Looking back now, I don't think anything has influenced my own work more than the image of Kino travelling from country to country in an attempt to better understand the world and the self. The mostly-emotionless gaze tinged on one edge with hope and with the other regret, the cloak of cynicism, the power that comes with being able to question everything while still rarely hesitating. That, in my mind, is Kino's Journey, though the image has also become so much more than that to me. In my opinion the show itself is remarkable: a series of Aesop's Fables-style explorations of humanity, society and nature that are often surprisingly insightful for their brevity. Some episodes are simpler than others, but some like the library episode are abundant in the riches of discussion and interpretation. To me though that's all just a backdrop to the characters of Kino and Hermes and the steady but realistic strength with which they face such a bleak and confusing world. There's no better way to describe the pair of them smiling sadly at a campfire while framed by towering dark woods than 'iconic'. Buried within Kino's Journey's rough edges may be an idea that is truly invincible.
8. Monogatari Series
So I see we've arrived at perhaps the most controversial entry on this list. Not in regards to divided public opinion, though there is that, but more so the ongoing battle in my own mind over whether or not I can rightfully call this series a favorite. In the end I've decided to include it, based purely on how much I've learned from it about myself and the people around me. See, in my humble opinion, Monogatari is brilliant. It's a top-tier adaptation of some very good writing that really digs deep into the psyches and problems of its large cast while usually remaining optimistic. In a lot of ways it really seems to get people, and though its banter can oftentimes be hyperbolic the reflections of its characters are rarely anything but right on the mark. The thing is, its got some massive problems with fanservice (or as I once saw it aptly called, sexist overtones) that taint and often debilitate it. That's not to say that everything the show does with sexuality is problematic: much of its 'erotic' framing is very intentional and helps build both character and story, but much is also either superfluous or excessive. That said, personally I feel fully capable of ignoring the show's unacceptable antics, and there is no denying that I have become rather obsessed with its hopelessly complicated story and painfully relatable cast. On this day I henceforth accept Monogatari to be one of my favorite shows ever made, with all of the stipulations that come with that. Hopefully I won't burn on the Judgement Day for this one.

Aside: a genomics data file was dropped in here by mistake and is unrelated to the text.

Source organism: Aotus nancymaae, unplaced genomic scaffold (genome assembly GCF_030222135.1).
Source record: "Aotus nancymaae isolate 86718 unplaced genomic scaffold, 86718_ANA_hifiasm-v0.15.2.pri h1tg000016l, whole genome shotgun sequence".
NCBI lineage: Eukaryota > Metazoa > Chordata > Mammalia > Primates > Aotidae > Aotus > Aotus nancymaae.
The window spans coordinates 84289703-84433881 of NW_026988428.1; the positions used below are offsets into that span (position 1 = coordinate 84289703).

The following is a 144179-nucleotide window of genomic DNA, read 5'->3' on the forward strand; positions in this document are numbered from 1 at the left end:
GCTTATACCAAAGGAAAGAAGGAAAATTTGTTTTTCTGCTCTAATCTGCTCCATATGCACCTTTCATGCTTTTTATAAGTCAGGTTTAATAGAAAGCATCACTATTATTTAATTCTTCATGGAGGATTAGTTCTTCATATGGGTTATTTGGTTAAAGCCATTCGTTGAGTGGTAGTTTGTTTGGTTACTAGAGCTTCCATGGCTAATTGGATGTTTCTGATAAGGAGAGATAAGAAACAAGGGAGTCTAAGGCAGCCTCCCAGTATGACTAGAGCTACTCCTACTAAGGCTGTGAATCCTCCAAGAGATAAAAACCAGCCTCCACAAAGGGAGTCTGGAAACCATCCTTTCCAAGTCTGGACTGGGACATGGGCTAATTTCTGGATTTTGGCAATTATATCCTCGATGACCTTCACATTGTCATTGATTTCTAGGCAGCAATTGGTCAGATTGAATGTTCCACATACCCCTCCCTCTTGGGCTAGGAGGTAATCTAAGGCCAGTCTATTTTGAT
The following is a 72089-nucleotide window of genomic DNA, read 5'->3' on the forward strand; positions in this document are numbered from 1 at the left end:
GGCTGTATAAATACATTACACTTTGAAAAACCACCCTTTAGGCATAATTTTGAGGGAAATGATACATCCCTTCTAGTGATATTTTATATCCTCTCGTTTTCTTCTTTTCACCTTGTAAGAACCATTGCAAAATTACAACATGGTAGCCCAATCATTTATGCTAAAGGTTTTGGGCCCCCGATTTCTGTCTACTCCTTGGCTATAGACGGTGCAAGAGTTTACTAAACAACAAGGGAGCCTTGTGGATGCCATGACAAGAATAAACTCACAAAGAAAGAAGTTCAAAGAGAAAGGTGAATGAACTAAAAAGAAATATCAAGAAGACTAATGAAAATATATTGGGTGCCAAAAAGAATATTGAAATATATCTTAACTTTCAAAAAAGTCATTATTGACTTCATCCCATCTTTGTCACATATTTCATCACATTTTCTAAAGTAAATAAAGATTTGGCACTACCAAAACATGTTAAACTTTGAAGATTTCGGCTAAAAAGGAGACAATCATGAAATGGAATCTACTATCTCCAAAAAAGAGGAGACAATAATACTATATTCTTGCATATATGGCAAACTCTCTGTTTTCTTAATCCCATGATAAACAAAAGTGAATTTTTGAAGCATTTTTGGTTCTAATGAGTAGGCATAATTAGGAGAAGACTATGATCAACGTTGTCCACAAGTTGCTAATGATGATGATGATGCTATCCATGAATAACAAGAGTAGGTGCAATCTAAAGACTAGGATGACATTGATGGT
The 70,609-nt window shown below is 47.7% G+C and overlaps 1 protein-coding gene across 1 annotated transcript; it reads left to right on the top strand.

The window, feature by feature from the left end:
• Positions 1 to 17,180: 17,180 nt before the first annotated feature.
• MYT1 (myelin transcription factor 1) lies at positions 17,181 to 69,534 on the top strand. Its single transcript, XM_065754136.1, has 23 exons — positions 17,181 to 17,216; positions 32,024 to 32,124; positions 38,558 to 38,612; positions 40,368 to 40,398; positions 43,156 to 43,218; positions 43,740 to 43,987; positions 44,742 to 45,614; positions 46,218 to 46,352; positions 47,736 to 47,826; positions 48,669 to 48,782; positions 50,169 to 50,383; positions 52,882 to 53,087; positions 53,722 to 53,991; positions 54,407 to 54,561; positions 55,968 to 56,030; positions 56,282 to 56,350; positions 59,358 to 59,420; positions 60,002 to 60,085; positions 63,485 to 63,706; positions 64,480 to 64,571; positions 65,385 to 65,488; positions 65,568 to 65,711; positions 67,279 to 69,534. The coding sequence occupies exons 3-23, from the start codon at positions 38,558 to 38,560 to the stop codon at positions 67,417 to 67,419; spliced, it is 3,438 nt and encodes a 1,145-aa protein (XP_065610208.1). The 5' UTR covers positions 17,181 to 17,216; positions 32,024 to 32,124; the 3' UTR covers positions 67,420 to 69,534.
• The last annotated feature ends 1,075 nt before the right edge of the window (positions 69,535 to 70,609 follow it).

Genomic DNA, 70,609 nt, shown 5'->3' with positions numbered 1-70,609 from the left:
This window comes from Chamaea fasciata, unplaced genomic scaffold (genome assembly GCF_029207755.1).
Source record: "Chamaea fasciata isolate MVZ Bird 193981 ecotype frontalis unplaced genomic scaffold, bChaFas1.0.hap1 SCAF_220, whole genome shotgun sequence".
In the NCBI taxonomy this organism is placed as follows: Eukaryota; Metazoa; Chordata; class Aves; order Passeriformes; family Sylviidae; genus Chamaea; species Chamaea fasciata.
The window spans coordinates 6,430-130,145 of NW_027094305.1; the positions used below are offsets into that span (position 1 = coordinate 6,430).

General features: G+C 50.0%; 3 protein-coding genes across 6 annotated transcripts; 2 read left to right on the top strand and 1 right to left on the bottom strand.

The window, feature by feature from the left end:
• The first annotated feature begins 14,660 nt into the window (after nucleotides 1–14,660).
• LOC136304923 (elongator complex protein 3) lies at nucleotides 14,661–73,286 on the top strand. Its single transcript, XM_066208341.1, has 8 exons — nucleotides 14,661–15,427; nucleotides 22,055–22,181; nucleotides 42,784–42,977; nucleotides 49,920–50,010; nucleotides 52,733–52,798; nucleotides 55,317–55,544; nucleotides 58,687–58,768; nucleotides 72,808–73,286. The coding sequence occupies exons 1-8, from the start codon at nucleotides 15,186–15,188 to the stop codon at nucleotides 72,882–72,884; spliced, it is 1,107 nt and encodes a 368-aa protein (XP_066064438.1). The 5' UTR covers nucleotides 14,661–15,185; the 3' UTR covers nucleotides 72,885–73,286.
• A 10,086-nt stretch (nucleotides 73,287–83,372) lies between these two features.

Alright, let's cool off. Toradora. Toradora is great. The first time I watched Toradora was with my roommate, and the two of us gradually became obsessed together, sharing opinions, theories and OTPs from beginning to end as we hungrily gobbled up this particular high-school romcom (amongst thousands of similar creations.) To this date, I don't think I've ever enjoyed watching a show that much in the moment. Toradora was more than a momentary experience for me though: I actually learned to see people a little different because of it, and I likely wouldn't be as close to one of my best friends today if I hadn't become just a little more open-mided from watching it. Toradora was the first show that really helped me understand how deeply fascinating each and every person can be regardless of how simple they may appear if they're only given the chance to share a little more about themselves. I can't guarantee that everyone will enjoy it; more than enough contrasting opinions have shown me that. But something about this particular cast jumped to life for me in a way that no other rom-com or school show has ever managed and I've been addicted to that feeling ever since. Despite its simple story, cliched premise and at times questionable execution, Toradora made me feel deeply, irreversibly invested in the wandering messy fictional lives of cartoon people, and for that it will always have my undying affection.